With vast systems covering thousands of miles and employees and millions of passengers and dollars of economic progress riding the rails, railroads have long maintained their own emergency teams. Railroads have used rail cars for police protection, fire control, even as mobile medical centers. While these may seem like the types of cars dreamed up by a modeler, they all have a prototype. Over the next three weeks, we’ll look at some of these cars and the often-overlooked railroaders who use them.
Railroad police have a long and proud tradition dating back to the mid 19th Century. The railroads were one of the first big businesses in the United States which would cross multiple municipal and even state boundaries. As railroad companies paved new legal ground in the courts, they also developed their own police forces who could more effectively enforce regulations and protect passengers and cargo on their property and trains.
Railroad police perform many of the same duties as their partners on the streets. Police protect cargo from theft and damage, protect railroad yards, buildings and trains from vandalism, keep rail workers, passengers and the public safe on railroad property, respond to a wide variety of emergencies from grade-crossing accidents to derailments, promote safety and awareness among railroaders and the public alike and provide life-saving help wherever required. Railroad police have all the same authority to investigate, arrest and detain on railroad property that traditional police forces hold in cities.
In today’s security-conscious world, police are increasingly trained to look for new threats against the railroad infrastructure and its riders. Although the tactics and motives may change, the threats are nothing new to the Railroad Police.
In the early days of railroad police forces, many developed a hard reputation. Often partnering with private investigation and protection firms like the Pinkertons, railroad police protected the rails with whatever force was required. The battles between the railroad “bulls” and would-be train robbers are the stories of legend today. Through the rough years of the Great Depression, it was the hobo which often put the police in a difficult position of protecting the law while showing some compassion for those just drifting anywhere to find work or food. By the 1940s, the threats had shifted to potential sabotage.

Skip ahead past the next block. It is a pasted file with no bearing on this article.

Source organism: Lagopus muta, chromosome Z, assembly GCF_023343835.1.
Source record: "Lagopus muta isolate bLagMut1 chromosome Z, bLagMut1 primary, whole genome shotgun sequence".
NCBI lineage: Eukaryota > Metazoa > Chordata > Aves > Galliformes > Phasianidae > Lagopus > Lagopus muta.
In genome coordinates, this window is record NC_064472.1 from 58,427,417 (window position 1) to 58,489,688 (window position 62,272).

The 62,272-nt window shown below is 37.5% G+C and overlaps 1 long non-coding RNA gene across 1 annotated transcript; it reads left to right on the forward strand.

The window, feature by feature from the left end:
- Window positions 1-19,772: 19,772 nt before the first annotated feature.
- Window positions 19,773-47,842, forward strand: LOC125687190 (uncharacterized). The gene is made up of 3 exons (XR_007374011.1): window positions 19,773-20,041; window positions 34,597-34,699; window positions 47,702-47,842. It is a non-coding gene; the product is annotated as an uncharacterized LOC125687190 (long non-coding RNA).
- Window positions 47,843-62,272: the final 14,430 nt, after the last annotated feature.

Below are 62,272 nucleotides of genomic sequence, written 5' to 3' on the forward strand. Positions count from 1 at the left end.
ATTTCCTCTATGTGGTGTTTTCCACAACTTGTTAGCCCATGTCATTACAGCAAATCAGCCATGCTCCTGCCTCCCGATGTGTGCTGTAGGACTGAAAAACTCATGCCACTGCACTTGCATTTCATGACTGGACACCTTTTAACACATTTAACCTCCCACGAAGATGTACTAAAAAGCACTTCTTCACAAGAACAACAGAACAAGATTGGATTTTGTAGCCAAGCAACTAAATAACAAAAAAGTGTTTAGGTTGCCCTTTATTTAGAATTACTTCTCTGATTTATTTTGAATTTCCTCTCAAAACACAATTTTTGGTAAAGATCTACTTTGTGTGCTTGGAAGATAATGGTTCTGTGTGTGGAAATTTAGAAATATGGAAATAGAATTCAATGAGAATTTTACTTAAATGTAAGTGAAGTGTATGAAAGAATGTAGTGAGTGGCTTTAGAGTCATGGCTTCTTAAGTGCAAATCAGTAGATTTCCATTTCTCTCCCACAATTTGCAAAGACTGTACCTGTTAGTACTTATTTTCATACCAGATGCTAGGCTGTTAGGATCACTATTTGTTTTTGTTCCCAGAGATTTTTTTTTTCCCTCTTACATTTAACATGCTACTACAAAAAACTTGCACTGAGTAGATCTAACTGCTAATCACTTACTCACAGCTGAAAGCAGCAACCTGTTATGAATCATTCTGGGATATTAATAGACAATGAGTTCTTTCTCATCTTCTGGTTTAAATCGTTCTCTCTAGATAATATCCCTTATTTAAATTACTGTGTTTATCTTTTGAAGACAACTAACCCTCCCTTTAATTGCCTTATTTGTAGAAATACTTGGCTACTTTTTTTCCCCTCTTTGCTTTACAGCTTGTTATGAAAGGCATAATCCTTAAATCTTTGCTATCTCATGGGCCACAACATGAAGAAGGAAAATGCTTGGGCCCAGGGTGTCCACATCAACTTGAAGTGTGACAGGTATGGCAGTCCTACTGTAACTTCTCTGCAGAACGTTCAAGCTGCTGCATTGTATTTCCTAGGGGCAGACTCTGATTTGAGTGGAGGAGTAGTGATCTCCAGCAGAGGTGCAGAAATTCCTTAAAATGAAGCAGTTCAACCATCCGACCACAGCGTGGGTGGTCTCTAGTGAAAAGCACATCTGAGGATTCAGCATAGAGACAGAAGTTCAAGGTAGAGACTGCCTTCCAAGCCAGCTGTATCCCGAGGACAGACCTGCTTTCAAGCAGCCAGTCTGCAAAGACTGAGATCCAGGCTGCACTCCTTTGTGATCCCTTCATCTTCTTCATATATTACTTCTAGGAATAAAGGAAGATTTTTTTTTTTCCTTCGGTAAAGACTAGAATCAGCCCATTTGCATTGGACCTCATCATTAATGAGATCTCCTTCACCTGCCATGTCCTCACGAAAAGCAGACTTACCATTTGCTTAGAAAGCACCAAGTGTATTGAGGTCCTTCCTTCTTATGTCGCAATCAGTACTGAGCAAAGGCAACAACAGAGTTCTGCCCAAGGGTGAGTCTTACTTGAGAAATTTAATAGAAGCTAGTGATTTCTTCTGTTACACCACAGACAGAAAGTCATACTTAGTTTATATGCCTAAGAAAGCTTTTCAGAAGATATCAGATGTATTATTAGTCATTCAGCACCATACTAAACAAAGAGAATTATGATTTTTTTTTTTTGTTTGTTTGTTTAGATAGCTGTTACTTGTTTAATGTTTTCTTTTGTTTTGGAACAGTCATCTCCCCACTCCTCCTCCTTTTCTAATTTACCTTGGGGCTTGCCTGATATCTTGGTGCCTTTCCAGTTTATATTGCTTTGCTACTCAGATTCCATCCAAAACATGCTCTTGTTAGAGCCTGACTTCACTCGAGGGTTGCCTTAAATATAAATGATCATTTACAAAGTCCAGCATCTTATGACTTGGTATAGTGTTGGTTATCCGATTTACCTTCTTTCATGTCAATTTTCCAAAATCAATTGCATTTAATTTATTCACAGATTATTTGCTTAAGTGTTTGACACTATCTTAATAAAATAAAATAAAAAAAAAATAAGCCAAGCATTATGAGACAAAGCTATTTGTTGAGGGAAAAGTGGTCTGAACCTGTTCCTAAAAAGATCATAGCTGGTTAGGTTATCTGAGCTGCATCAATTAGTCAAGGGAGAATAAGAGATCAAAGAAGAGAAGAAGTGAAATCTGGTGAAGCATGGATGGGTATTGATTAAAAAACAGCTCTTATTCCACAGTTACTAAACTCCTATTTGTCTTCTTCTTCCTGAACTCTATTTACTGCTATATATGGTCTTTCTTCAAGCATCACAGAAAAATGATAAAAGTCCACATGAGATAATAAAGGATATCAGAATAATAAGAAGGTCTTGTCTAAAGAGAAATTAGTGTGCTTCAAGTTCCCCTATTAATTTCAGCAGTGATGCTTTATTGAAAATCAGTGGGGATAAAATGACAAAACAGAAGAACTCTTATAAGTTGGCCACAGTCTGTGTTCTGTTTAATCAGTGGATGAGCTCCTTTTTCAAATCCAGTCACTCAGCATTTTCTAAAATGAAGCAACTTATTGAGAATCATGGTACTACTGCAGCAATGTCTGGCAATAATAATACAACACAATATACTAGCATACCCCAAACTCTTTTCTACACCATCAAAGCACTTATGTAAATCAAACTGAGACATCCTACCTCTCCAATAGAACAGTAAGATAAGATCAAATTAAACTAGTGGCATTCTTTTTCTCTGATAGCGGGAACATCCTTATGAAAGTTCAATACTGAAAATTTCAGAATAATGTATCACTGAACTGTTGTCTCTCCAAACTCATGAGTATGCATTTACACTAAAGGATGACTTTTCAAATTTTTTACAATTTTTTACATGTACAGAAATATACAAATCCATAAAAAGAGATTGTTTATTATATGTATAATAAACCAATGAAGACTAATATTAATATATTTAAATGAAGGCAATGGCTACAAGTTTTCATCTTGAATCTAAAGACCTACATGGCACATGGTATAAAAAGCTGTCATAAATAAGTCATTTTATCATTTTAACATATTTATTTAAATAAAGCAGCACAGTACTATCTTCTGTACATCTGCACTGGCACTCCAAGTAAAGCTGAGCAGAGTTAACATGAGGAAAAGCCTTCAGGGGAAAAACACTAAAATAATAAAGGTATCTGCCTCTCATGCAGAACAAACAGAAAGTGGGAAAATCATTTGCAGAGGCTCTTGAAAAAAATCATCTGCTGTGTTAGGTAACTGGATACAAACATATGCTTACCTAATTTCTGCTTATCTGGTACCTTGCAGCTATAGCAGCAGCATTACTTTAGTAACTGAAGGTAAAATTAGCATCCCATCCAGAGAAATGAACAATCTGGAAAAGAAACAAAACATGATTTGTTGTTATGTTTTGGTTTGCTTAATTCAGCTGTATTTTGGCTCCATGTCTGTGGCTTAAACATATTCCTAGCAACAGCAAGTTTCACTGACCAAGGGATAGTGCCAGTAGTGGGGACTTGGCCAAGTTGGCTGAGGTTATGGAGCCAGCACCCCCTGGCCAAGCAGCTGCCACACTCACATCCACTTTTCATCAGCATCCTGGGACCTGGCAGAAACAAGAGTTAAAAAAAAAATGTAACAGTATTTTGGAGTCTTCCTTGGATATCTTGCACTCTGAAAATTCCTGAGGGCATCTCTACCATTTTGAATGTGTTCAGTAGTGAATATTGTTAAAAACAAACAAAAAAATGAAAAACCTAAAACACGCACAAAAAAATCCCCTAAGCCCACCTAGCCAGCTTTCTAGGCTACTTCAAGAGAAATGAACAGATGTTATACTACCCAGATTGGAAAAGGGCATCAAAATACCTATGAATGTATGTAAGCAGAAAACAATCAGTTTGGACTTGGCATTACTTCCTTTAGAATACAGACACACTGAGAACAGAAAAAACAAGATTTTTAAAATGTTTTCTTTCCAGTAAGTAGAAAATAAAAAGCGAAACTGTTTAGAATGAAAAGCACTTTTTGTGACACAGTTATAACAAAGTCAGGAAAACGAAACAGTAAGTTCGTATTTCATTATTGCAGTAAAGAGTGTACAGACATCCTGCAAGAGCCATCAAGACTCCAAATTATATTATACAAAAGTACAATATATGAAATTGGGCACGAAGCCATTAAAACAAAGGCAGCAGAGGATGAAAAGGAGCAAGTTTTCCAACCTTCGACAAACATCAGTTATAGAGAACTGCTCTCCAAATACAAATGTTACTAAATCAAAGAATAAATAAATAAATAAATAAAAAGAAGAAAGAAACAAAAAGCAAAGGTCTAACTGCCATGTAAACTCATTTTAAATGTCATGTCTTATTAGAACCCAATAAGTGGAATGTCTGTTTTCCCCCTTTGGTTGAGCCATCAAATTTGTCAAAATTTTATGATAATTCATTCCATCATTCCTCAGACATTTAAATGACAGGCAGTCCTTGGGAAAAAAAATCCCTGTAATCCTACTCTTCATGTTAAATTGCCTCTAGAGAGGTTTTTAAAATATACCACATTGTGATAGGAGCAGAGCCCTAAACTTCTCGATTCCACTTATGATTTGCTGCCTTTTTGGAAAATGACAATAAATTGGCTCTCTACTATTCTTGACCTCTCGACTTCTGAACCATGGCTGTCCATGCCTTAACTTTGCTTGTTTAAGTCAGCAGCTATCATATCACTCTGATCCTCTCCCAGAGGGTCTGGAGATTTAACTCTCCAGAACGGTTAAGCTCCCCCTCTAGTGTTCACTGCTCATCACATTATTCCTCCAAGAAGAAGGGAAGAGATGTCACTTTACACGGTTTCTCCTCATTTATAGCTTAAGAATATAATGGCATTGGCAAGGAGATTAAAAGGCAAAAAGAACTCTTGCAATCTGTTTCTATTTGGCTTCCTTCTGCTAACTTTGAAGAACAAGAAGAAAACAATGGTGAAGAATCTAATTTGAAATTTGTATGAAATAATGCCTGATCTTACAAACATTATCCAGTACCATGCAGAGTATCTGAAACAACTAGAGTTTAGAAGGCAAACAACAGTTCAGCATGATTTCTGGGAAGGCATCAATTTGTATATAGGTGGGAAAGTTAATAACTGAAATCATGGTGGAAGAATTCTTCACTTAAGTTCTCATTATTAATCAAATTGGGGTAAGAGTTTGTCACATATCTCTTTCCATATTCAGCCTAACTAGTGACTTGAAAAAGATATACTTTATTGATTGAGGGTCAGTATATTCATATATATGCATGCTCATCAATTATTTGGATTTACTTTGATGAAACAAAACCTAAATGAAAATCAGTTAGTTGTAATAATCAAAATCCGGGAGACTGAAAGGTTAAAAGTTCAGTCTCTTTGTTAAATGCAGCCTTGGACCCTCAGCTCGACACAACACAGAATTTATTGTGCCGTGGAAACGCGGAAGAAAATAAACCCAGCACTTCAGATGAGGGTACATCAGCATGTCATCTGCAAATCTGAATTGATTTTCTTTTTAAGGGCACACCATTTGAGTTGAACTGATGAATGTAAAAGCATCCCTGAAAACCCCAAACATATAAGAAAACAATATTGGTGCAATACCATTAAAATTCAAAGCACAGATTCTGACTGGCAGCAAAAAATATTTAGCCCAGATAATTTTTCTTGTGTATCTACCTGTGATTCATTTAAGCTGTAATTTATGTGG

To help cover ground and protect valuable shipments, many railroad police use dedicated cabooses. Southern Pacific had perhaps some of the best known of these cars, but they were found on other railroads as well. The Southern Pacific and possibly others also had a coach that could be used in the middle of longer consists.
Several railroad police departments also employed retired passenger cars which were converted into mobile training and command centers as well as for public outreach and awareness programs. Boxcars and cabooses have been used for these outreach roles as well.
In addition to the rail cars, railroad police use highway vehicles for their patrols. Everything from police cruisers to four-wheel drive trucks can be necessary depending on the work environment. In some notoriously rough neighborhoods, these patrol cars would pace slow-moving freights through town. These pace cars were also used in conjunction with officers on board trains to transport arrested suspects.
Keeping the rails safe is an enormous job. Thankfully, the dedicated men and women of the railroad police forces continue to make the rails one of the safest means of travel. Have you given them a presence on your model railroad?